2. Line Up Your Optic with Your Dominant Eye. – Keep both eyes open, as the stereo vision helps you better gauge distance and provides a wider view of your target, its surroundings, and your immediate area. 
  3. Keep the Dot in the Center of Your Optic While You Focus on the Target. – Guide the centered dot or reticle onto the point you’re aiming at on your target. Adjust your aim point up or down based on the estimated distance to your target.
  4. Squeeze the Trigger Smoothly. – You’ll fire your weapon the same as you would with iron sights, pulling–never jerking–the trigger until it breaks cleanly, firing a round.
  5. Get Back On Target – You’ll find that getting back to your sight picture is just as fast for follow-up shots because you can keep your eyes open and focused downrange throughout the process when shooting a red dot.

How to Use a Red Dot While CoWitnessing

Cowitnessing is when you install your reflex sight in a position where your iron sights can still be seen through your optic’s lens. Some optics can be set up for absolute co-witness, with the red dot lining up with the iron sights exactly, while others allow for lower third cowitnessing, which positions the iron sights for use below the center point of your red dot lens.  Cowitnessing has a few advantages.

  • Increases Situational Flexibility – Sometimes, the iron sights may offer a better aiming alternative, such as for longer-range shooting or when the brightness setting on your optic isn’t adjusted to optimize visibility.
  • Doesn’t Require Batteries – Iron sights never run out of battery power, so you never have to worry about not having a backup aiming platform on hand and ready to go.

Red dot shooting with a cowitness mount set-up is just as simple as using either your red dot or iron sights separately. For aiming with the red dot, line up your shot as above using the illuminated aiming point. To use the iron sights, adjust your weapon to allow you to line up the back sight, front sight, and target.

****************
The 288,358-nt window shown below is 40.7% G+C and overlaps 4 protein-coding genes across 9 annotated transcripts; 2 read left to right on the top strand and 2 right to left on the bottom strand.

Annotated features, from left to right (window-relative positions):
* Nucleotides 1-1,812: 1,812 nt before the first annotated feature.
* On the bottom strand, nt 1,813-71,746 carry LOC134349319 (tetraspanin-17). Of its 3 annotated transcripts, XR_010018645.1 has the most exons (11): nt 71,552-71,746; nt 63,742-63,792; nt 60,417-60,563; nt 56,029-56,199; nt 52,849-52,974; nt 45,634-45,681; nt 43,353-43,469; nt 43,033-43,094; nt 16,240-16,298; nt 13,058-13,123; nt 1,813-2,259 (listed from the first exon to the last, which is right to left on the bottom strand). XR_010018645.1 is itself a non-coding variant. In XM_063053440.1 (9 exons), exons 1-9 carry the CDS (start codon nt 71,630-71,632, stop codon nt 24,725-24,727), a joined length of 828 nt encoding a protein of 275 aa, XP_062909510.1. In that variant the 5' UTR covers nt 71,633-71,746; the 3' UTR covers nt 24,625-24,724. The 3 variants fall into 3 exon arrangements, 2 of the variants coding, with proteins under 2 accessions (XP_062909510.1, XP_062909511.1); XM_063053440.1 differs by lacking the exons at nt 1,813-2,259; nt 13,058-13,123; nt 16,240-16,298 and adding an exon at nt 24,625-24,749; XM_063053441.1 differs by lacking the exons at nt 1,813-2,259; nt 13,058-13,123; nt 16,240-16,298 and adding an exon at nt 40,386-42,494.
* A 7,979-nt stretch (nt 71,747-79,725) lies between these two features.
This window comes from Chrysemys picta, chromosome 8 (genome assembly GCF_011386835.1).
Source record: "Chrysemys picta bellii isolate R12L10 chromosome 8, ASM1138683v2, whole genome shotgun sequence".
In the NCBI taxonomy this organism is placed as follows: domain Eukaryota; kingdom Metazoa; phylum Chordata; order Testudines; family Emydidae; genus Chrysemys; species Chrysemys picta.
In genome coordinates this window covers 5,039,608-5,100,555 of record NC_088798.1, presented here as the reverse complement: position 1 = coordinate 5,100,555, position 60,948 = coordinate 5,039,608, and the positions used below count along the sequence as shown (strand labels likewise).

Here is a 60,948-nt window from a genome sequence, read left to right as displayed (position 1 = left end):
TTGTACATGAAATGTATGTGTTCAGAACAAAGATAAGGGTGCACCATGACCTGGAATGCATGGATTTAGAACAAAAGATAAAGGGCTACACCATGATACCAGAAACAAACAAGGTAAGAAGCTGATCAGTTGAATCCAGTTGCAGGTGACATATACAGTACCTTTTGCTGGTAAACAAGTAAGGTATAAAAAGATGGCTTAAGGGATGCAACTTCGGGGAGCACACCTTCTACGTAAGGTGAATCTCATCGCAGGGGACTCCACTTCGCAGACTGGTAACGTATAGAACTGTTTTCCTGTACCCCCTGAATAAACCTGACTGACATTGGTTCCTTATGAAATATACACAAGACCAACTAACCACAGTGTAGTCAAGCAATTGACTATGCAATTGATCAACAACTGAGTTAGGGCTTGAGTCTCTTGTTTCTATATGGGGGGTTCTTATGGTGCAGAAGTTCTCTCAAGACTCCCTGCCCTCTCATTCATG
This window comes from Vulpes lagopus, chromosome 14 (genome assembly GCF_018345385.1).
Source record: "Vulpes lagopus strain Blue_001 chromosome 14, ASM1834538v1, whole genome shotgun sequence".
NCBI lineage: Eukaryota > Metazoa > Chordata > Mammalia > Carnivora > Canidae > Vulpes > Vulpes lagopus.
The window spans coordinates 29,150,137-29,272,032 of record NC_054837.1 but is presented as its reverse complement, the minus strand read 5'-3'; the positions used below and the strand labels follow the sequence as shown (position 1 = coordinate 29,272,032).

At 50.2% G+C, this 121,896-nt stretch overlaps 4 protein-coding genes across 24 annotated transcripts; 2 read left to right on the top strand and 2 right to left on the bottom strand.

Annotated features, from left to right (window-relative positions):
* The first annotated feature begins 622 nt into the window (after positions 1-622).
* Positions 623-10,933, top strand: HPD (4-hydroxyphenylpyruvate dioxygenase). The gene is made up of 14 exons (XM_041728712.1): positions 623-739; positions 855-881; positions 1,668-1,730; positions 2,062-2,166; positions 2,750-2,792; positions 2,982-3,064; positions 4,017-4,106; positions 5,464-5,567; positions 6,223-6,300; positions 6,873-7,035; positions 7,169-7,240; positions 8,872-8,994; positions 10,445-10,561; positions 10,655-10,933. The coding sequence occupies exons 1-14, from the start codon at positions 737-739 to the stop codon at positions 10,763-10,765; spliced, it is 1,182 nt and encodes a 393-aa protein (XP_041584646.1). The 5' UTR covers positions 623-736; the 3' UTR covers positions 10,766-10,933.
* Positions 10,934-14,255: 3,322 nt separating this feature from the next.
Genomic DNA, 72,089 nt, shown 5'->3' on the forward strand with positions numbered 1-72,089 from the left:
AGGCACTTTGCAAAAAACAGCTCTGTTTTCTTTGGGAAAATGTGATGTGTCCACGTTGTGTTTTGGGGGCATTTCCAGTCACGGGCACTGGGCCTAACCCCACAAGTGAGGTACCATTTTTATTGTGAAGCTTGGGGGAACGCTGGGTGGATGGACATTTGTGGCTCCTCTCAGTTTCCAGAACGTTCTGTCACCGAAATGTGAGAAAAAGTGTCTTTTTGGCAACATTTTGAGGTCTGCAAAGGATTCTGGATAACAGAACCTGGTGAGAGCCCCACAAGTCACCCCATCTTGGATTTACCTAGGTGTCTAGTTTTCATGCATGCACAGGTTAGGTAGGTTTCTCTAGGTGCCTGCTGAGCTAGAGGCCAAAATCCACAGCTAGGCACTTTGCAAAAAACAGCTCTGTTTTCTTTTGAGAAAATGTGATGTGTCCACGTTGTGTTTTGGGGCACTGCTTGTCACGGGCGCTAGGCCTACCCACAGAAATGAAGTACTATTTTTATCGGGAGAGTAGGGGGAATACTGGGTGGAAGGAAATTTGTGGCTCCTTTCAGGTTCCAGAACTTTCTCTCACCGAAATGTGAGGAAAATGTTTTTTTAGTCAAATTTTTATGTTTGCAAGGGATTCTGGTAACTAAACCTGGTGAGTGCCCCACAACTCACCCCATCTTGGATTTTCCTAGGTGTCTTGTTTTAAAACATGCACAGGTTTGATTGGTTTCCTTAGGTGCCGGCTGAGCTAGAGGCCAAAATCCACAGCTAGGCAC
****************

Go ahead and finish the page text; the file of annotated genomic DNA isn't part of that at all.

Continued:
Tips for Better Red Dot Shooting

Now you know how to use a red dot sight, but using it effectively takes work. Here are a few tips to shorten the learning curve:

  • Practice Makes Precision – The best way to get better using any tool is to practice with it. This includes both range time and dry firing exercises that let you focus on keeping your trigger pull smooth and your anticipation low. 
  • Keep It Clean – The world is filled with oils, dust, and moisture that want to accumulate on your red dot sight. Make sure you know how to clean and maintain your optics.
  • Be Battery Vigilant – Even with modern power-saving features, batteries will wear out. Plan your battery change to fall well within its expected service life, such as every other January or more often, as needed. For extra assurance, make sure you have an extra on hand.
  • Explore Your Optic’s Features – Take the same time to become familiar with your optic as you did with your weapon. Learn what adjustments you can make and how to make them to give yourself the best possible shooting experience.
Various red dot sights from Gideon Optics mounted on different pistols placed next to each other